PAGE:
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Robert Hayden's "Frederick Douglass"

Poetry became my passion after I fell in love with Walter de la Mare's "Silver" in Mrs. Edna Pickett's sophomore English class circa 1962.

Robert Hayden

Introduction and Text of "Frederick Douglass"

Robert Hayden's American (innovative) sonnet, "Frederick Douglass," achieves its message with a sestet and an octave, in reverse order from the Italian sonnet. The poem offers a well-deserved tribute to one of America's most important founding fathers. The road to freedom for black Americans has been built and maintained by men and women the stature of Frederick Douglass. Poet Robert Hayden understood well his debt to people like Douglass, as this marvelous sonnet reveals.

Even today as "the gaudy mumbo jumbo of politicians" would seek to pander over the historical plight of the black American in their pitiful identity politics, that true "beautiful, needful thing" called "this freedom, this liberty" remains the genuine goal of all Americans of all metaphorical color, concocted gender, or national origin.

Frederick Douglass

When it is finally ours, this freedom, this liberty,
this beautiful and terrible thing, needful to man as air,
usable as earth; when it belongs at last to all,
when it is truly instinct, brain matter, diastole, systole,
reflex action; when it is finally won; when it is more
than the gaudy mumbo jumbo of politicians:
this man, this Douglass, this former slave, this Negro
beaten to his knees, exiled, visioning a world
where none is lonely, none hunted, alien,
this man, superb in love and logic, this man
shall be remembered. Oh, not with statues' rhetoric,
not with legends and poems and wreaths of bronze alone,
but with the lives grown out of his life, the lives
fleshing his dream of the beautiful, needful thing.

Robert Hayden reading his poem, "Frederick Douglass"

Frederick Douglass

Commentary

Robert Hayden is one of the most skillful of American poets. His poem, "Frederick Douglass," is a tribute to the former slave, who helped liberate black Americans.

Sestet: The Focus in on Freedom

When it is finally ours, this freedom, this liberty,
this beautiful and terrible thing, needful to man as air,
usable as earth; when it belongs at last to all,
when it is truly instinct, brain matter, diastole, systole,
reflex action; when it is finally won; when it is more
than the gaudy mumbo jumbo of politicians:

The sestet, first six lines, offers a series of five adverbial "when" clauses, all focusing on freedom: when it is ours, when it belongs to all, when it is instinct, when it is finally won, and when it is more than a political topic. With the first clause, the speaker portrays freedom, liberty, as "this beautiful / and terrible thing."

The speaker avers that liberty for the human being is as necessary as the air he breathes, and it is as much a tool for life as the earth itself. In the second clause, he suggests that eventually freedom will, in fact, belong to everyone. Not just a privileged few will be able to use this useful tool and breathe the air of liberty, as they all need to do.

Freedom is not just a luxury for some, but also a requirement for every man, woman, and child of every race, creed, or class. In the third clause, the speaker proposes that freedom must become "truly instinct." It is not something worn on the sleeve or a badge on the chest; it is part of the "brain matter," and it is as close to the human being as the beating of the heart, "diastole, systole."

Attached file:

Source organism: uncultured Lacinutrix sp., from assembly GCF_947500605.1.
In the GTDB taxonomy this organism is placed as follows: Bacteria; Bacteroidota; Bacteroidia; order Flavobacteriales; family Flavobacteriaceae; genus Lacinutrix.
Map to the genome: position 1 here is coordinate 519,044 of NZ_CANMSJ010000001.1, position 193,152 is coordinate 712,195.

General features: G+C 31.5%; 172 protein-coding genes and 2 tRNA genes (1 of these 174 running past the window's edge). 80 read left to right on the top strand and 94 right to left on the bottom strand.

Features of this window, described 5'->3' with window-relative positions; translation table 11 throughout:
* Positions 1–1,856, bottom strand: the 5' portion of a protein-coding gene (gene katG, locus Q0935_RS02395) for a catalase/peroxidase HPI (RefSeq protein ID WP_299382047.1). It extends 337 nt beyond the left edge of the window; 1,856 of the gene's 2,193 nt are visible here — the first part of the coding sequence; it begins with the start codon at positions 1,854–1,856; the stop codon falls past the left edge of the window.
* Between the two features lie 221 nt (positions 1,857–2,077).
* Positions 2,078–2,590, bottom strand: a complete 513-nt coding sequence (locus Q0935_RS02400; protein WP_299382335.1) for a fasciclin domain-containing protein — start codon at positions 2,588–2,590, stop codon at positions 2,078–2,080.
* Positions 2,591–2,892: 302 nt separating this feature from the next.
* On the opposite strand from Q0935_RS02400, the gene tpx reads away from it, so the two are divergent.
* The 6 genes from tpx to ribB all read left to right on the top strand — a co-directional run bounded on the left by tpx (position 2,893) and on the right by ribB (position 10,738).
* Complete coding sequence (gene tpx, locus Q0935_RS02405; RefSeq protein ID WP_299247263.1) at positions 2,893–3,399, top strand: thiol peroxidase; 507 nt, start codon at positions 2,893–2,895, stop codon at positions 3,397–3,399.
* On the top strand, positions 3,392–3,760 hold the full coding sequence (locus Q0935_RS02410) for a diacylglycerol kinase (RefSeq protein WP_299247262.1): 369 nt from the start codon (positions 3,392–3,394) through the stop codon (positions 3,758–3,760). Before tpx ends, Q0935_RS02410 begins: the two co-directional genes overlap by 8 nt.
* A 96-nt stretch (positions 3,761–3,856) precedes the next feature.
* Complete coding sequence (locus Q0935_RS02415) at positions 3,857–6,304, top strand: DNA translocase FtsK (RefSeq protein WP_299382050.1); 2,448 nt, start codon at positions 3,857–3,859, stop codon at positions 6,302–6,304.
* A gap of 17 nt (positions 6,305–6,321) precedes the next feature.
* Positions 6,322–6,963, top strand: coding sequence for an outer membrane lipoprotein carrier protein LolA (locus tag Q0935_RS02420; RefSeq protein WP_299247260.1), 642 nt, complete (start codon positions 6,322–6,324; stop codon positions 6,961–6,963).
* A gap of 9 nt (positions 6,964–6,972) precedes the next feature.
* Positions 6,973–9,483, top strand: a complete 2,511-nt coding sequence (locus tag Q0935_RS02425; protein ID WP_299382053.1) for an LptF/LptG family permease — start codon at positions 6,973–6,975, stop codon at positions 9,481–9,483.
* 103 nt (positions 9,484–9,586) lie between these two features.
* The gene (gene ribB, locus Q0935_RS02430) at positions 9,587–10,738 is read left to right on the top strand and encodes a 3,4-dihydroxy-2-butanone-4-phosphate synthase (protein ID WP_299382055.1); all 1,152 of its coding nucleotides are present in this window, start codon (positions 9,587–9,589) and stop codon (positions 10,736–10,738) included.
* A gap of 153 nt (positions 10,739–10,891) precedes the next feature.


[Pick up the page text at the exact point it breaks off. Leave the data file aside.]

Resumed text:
The fourth clause renders the literal fact, "when it is finally won," and the fifth clause offers a breathtaking, plain truth that even offers a humorous description: "when it is more / than the gaudy mumbo jumbo of politicians." What an irony that a need so vital to everyone could become the "gaudy mumbo jumbo of politicians"!

Octave: Beneficiaries of the Struggle for Liberty

this man, this Douglass, this former slave, this Negro
beaten to his knees, exiled, visioning a world
where none is lonely, none hunted, alien,
this man, superb in love and logic, this man
shall be remembered. Oh, not with statues' rhetoric,
not with legends and poems and wreaths of bronze alone,
but with the lives grown out of his life, the lives
fleshing his dream of the beautiful, needful thing.

The speaker then moves to the culmination of all those fundamentals framed in the five adverbial "when" clauses in the sestet. When all that has taken place and freedom is won, Frederick Douglass will "be remembered."

Frederick Douglass had experienced life as a slave, who escaped from his captivity. He became an educated man, learning to read. Later in his life, he put all of his effort into working for the abolition of slavery and seeking freedom for all people.

The speaker of Hayden's poem offers a clear portrait of Douglass: "this man, this Douglass, this former slave, this Negro / beaten to his knees, exiled, visioning a world / where none is lonely, none hunted, alien, / this man, superb in love and logic."

Douglass penned his autobiography, which became a bestseller and has never been out of print. And the speaker in Hayden's poem offers a tribute to the fearless leader.

The speaker claims that Douglass will not be remembered only in flowery rhetoric or in bronze statues, but more importantly the former slave's life will shine in the lives that "grow[ ] out of his life."

The lives that will be beneficiaries of his legacy of liberty will pay homage to the man as no rhetoric or statue could. The lives that Douglass' efforts will affect are the lives that will "flesh[ ] [out] [Douglass'] dream of the beautiful, needful thing."

Robert Hayden Commemorative Stamp - USA

© 2016 Linda Sue Grimes

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